As noted – Public Opinion Strategies conducted a statewide survey of 500 likely voters in South Dakota. The survey was conducted by landline and cell phone, using live interviewers, December 3-6, 2015. Thirty percent (30%) of interviews were conducted with cell phone respondents. The margin of error for this survey is +4.38% in 95 out of 100 cases.

South Dakota voters overwhelmingly believe teachers in the state deserve a pay raise, and a solid majority favor increasing the state sales tax, with the money going to increase teacher salaries.

A whopping 86% of voters say teachers in South Dakota deserve a pay raise, while just 11% say they do not.

Nearly three-in-four voters (71%) say they favor an increase of a half cent in the state sales tax to increase teacher salaries, including 54% who strongly favor such a proposal. Just 26% oppose it. Among key subgroups:

  • Sixty-eight percent (68%) of Republicans, 72% of Independents, and 76% of Democrats favor the proposal.
  • Strong majorities back the proposal in both East River (72%) and West River (70%).
  • Voters of all ideological stripes back the proposal, including 66% of conservatives, 74% of moderates, and 87% of liberals.
The Bottom Line

South Dakota voters overwhelmingly say teachers in the state deserve a pay raise. And, despite the conservative tilt of the Mount Rushmore State, there is one tax increase that a large majority of voters can support: a half cent sales tax increase to go toward increasing the pay of South Dakota’s teachers.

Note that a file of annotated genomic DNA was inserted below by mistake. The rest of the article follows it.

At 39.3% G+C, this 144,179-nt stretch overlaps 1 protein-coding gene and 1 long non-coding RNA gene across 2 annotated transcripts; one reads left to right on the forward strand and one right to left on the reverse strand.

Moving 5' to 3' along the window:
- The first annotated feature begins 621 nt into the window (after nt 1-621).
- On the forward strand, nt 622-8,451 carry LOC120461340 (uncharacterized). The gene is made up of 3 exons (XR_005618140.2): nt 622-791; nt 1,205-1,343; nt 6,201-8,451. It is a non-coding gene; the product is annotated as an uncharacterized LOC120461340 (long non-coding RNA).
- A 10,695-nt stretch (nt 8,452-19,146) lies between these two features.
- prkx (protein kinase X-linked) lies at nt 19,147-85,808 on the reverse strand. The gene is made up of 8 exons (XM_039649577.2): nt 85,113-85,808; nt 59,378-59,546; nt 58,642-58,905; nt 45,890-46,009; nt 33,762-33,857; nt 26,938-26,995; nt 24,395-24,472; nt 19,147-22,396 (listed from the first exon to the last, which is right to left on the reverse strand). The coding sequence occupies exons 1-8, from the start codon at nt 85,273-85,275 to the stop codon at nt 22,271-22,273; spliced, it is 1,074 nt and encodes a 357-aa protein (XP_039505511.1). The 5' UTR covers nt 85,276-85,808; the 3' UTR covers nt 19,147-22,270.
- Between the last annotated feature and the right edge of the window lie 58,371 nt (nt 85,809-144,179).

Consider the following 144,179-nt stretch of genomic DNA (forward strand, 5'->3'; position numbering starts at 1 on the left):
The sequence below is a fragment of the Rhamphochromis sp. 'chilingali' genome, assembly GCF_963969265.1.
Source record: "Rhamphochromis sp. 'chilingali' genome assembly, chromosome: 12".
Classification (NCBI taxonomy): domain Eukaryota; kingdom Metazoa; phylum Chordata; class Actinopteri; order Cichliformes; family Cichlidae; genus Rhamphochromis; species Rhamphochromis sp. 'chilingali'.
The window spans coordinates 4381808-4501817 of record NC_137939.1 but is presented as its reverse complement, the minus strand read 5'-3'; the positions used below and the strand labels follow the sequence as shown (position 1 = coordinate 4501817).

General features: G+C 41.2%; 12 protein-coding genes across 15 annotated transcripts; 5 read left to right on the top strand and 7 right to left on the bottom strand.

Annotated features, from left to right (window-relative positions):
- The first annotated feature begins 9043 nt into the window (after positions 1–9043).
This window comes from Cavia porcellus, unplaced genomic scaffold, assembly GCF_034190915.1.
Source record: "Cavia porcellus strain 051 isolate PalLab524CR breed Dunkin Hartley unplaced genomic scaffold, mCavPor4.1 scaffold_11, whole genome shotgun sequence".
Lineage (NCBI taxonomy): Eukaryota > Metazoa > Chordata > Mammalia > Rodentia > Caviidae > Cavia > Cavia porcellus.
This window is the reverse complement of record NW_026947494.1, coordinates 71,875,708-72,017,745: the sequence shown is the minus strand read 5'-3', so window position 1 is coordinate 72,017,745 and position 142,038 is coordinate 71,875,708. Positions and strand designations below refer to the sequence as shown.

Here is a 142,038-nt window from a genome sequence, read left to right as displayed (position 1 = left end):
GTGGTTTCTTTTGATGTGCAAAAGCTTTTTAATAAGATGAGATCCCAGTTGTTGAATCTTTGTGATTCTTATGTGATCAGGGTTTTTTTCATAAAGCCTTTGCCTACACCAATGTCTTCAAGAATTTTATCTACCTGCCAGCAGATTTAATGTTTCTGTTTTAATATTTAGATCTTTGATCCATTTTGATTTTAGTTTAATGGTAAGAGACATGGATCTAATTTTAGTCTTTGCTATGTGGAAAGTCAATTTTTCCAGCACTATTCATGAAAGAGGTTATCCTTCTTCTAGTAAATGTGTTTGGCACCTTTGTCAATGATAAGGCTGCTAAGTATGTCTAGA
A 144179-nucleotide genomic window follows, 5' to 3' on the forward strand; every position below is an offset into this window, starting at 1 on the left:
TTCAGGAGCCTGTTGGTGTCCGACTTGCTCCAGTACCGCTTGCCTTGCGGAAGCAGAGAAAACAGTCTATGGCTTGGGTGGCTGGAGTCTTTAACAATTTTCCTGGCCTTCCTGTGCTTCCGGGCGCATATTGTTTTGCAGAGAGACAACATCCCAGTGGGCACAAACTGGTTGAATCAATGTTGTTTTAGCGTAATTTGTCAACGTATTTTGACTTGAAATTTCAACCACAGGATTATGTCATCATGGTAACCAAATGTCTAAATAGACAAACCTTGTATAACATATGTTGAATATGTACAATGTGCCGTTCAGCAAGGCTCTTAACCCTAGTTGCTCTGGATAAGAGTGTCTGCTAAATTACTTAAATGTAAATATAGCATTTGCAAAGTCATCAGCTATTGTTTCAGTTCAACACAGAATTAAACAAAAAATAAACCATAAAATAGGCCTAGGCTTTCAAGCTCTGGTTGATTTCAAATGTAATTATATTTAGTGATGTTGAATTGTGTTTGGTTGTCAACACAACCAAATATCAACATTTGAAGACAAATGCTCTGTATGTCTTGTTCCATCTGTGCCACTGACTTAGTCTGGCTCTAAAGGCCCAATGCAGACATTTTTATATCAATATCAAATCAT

Bipartisan majorities and voters across the ideological spectrum back the proposal, as do voters across the state.

People can complain about raising taxes all they want, but if this poll from Public Opinion Strategies, one of the top polling firms in the nation, is to be believed, the Governor’s proposal has more than significant public sentiment behind it. It has near universal support across the state.

Read the executive memo for the poll yourself and let us know what you think. As I said, I’m not sure I’d want to be in the way on this one.

Governor Appoints Duenwald Chief Hearing Examiner (Congrats Katie!)

daugaardheader DaugaardGovernor Appoints Duenwald Chief Hearing Examiner

 PIERRE, S.D. – Gov. Dennis Daugaard announced today that he will appoint Catherine Duenwald chief hearing examiner.

Duenwald is currently general counsel for the Bureau of Administration. “Catherine has served the bureau well and will continue to do so in her new role as the chief hearing examiner,” said BOA Commissioner Jeff Holden.

Duenwald has served the state of South Dakota for over 15 years.

“The office has a long history of impartiality and fairness,” said Duenwald. “I look forward to protecting the high integrity of the Office of Hearing Examiners.”

Duenwald will replace Hillary Brady who passed away earlier this year following a long battle with cancer.